Separate causes of action arise in favour of beneficiaries to whom collateral warranties have been given. Thus there is a risk that monies paid earlier, in satisfaction of a perceived liability for the cost of repairs, may not in fact be spent in the performance of these repairs. This leaves a party vulnerable for a similar claim for the cost of repairs from another beneficiary to whom a warranty has been provided.
- UBS Asset Management (UK) Ltd (UBS Asset) entered into a long lease of a warehouse designed and constructed by Amec Foster Wheeler Group Limited (Amec).
- Under a sub-contract, Amec engaged FK Facades Limited (FK Facades) to carry out the design, supply and installation of the roofing and cladding works.
- Following practical completion, Office Depot International (UK) Ltd (Office Depot) was granted a lease (the Lease) which contained a tenant's repairing covenant.
- Amec and FK Facades executed deeds of collateral warranty in favour of Office Depot.
- UBS Asset brought a claim against Amec in May 2010 alleging that defects had become apparent in the design and construction of the warehouse. The claim was settled but the settlement monies were not used by UBS Asset to rectify the defects.
- UBS Asset subsequently assigned the Lease to UBS Triton General Partner Limited (UBS Trident).
Conscious of invoking the repairing covenant in the lease, and concerned that it would lose its ability to claim under the collateral warranties due to limitation, Office Depot commenced proceedings seeking:
- declaratory relief against UBS Asset and UBS Trident as to what works, if any, they were required to carry out under their repairing covenants
- a declaration that any remedial works required under the repairing covenant were caused by the design and/or construction defects associated with the works carried out by Amec and FK Facades and covered by the collateral warranties they entered into
- an indemnity for the cost of carrying out any remedial works
Three of the defendants made applications to strike out the claim and/or for summary judgment.
The Court's Findings
It was accepted that the claim against UBS Asset should be struck out on the basis that it was no longer the landlord of the warehouse having assigned the lease to UBS Trident.
In reaching its decision as to the claim against UBS Trident, the court considered its discretion to grant declaratory relief in detail and confirmed that, although it had a wide discretion to grant declaratory relief, such relief will only be granted where there is a real dispute between the parties and where the terms of the declaration sought are specified precisely.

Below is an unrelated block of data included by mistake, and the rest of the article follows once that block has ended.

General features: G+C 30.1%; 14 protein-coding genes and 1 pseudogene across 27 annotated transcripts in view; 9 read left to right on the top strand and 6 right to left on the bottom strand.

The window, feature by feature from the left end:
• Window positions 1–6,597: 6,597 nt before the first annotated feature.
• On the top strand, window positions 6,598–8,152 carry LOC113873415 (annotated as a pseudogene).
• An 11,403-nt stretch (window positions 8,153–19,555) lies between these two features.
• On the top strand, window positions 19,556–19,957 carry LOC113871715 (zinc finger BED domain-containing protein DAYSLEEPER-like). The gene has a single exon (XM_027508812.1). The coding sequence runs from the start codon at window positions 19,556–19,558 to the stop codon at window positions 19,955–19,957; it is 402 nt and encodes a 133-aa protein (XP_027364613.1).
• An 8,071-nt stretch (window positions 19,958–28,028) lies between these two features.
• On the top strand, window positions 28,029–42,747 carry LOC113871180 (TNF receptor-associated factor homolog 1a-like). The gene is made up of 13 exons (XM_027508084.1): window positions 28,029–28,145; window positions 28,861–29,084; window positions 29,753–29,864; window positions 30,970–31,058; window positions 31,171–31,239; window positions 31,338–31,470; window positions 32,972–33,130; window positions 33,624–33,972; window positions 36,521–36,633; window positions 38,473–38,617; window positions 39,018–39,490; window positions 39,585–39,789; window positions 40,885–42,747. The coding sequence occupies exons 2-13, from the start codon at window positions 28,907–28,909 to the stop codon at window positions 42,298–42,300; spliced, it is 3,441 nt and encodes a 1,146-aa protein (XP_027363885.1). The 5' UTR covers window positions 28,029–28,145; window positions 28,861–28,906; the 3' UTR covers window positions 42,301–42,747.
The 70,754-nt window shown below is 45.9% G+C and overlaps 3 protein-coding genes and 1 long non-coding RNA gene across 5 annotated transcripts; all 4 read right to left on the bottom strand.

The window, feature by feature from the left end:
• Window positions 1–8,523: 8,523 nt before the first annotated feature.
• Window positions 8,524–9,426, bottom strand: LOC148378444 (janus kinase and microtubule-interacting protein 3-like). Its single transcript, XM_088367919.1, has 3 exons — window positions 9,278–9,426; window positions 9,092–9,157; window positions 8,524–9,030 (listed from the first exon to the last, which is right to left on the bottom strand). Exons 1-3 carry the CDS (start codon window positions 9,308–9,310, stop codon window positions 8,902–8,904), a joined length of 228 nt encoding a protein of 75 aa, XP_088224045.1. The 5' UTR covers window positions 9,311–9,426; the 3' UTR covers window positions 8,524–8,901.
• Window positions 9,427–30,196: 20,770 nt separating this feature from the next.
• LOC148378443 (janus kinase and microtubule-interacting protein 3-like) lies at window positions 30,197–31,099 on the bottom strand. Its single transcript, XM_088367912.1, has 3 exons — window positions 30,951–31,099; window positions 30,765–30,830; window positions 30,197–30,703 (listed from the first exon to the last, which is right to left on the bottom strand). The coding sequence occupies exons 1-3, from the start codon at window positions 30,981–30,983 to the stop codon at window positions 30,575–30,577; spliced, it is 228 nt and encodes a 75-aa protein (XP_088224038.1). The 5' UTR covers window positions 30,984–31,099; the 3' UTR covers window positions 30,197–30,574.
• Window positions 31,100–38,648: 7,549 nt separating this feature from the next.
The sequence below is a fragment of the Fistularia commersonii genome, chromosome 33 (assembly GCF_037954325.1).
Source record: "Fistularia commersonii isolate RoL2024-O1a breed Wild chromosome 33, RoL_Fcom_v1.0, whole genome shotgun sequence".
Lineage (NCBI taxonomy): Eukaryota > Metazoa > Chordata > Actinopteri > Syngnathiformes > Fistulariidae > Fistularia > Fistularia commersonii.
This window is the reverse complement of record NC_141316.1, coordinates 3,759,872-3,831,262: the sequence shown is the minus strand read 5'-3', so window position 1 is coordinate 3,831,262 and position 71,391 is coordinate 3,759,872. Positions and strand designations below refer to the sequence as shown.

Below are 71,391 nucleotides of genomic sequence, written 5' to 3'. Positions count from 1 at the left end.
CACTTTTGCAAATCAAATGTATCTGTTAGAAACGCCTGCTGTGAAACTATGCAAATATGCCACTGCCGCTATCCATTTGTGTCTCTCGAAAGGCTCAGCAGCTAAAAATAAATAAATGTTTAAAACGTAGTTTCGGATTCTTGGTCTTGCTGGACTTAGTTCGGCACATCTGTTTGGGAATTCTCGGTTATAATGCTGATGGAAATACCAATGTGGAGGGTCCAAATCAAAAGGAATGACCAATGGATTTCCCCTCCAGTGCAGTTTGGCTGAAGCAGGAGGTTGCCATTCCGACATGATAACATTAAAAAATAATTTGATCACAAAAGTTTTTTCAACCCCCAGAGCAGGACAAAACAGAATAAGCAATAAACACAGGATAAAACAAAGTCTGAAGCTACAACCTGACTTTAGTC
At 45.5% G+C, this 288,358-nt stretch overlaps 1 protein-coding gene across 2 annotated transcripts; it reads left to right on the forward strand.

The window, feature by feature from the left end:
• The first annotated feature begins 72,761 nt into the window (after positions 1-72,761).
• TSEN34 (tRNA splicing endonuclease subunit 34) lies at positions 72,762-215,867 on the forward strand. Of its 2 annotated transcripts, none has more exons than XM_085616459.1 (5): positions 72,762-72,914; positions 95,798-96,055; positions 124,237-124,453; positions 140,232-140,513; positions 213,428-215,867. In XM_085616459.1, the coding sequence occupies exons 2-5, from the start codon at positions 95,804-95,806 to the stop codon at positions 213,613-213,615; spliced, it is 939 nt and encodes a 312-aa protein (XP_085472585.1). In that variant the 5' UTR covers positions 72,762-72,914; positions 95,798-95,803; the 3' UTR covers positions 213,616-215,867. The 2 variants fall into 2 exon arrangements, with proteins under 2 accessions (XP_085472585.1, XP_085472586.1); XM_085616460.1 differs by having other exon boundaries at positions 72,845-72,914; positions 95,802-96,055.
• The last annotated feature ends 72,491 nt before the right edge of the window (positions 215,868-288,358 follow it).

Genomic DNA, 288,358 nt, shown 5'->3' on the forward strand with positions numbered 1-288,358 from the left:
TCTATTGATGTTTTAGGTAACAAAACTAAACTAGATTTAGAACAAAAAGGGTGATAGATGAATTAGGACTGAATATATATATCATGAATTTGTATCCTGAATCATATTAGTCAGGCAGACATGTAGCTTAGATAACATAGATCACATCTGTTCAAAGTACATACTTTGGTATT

When considering the above, the court found that Office Depot had no real prospect of succeeding with its claim against UBS Trident and so UBS Trident was entitled to an order striking out the claim against it.
With regards to the claims against Amec and FK Facades, it was accepted that the pleaded claims were flawed as they required the court to determine a particular scheme of remedial works to accord with the tenant's repairing covenant.
Despite the above, the court considered that Office Depot had adequately set out the alleged defects in the design and construction of the roof and had clearly identified the alleged breaches of Amec and FK Facades which arose pursuant to the collateral warranties in its favour. Accordingly, the court concluded that Office Depot would have grounds to argue a claim for breach of the collateral warranties.
When considering whether to allow Office Depot to amend its proceedings, the court determined that:
- there must be finality in litigation
- there would be a potential injustice to Amec and FK Facades to have an unknown claim hanging over them
- the parties were each entitled to a fair and expeditious determination of the dispute
- there would be a potential injustice to Office Depot in not giving it an opportunity to amend its claim, which would likely deprive it of any remedy for limitation reasons
In light of the above, the court held that Office Depot should be entitled to amend its particulars of claim against Amec and FK Facades although it was also ordered to pay costs in respect of all four defendants.
The judgment highlights the following points:
- tenants must make a positive case as to any remedial works required under their repairing obligations in the event of a dispute with their landlord
- tenants will ultimately bear the risk under a full repairing lease in the case of a defective building where remedial works have either failed or simply not been carried out and this risk dramatically increases in matters where the benefit of any collateral warranties has expired
- on the basis that collateral warranties granted in favour of third parties create separate causes of action, there is a risk that monies paid earlier, in satisfaction of a perceived liability, may not in fact be spent on the repairs. On this basis, if a party is seeking to settle a claim based on the presence of building defects, it is always worth considering whether the remedial works should be performed by itself in the first instance. This will avoid being penalised twice for costs of repair for the same defects
This article was drafted with assistance from Stephanie Cooke. For more information please contact Huw Morgan in our Construction Law team on 0117 314 5293.